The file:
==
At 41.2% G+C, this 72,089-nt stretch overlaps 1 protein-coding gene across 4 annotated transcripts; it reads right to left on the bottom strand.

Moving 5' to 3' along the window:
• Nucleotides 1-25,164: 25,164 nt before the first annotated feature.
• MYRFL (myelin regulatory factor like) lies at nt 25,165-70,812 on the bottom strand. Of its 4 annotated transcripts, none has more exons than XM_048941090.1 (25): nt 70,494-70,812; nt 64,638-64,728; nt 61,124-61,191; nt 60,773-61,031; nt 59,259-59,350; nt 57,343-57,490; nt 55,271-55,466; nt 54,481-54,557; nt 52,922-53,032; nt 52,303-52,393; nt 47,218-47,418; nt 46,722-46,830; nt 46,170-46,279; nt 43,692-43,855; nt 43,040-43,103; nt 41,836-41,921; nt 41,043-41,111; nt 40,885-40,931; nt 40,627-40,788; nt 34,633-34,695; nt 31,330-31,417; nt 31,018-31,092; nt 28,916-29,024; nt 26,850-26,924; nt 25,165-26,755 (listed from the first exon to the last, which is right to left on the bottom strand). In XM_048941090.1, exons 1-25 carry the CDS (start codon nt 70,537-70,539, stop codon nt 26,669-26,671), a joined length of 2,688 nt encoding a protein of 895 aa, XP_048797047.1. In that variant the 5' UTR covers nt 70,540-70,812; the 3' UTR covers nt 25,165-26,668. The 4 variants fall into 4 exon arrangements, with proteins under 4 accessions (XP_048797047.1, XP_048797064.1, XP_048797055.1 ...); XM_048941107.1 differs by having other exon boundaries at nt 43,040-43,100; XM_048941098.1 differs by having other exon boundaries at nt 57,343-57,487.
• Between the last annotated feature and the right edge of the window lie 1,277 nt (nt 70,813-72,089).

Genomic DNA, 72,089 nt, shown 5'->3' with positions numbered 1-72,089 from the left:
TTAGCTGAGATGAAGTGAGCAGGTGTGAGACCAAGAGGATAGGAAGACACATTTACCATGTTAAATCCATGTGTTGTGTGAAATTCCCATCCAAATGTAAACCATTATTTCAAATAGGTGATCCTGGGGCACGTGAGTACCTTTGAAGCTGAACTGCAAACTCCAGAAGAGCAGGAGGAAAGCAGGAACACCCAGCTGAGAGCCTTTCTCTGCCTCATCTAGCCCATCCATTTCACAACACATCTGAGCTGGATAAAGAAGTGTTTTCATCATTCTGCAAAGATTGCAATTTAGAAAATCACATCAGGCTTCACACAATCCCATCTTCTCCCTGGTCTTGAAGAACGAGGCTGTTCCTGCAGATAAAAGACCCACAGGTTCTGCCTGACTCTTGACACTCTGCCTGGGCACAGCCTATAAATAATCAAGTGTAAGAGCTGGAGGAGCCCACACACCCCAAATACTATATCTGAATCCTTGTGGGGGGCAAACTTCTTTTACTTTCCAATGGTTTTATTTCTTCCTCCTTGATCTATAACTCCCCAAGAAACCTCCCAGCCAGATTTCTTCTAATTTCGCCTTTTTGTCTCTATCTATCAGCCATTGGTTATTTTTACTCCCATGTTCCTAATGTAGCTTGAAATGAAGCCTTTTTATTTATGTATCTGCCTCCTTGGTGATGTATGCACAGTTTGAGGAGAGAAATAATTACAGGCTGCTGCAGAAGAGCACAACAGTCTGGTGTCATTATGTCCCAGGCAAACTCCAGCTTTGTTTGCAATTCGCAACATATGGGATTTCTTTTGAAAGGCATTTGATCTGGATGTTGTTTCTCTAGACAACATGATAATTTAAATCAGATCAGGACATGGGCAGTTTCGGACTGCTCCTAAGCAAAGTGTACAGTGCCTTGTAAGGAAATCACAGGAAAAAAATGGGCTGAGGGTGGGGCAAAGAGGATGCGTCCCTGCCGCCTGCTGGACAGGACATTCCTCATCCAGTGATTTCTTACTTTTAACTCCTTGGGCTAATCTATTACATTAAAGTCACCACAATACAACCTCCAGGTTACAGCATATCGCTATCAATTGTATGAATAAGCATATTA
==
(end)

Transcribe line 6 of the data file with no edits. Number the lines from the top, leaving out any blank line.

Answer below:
Genomic DNA, 72,089 nt, shown 5'->3' with positions numbered 1-72,089 from the left: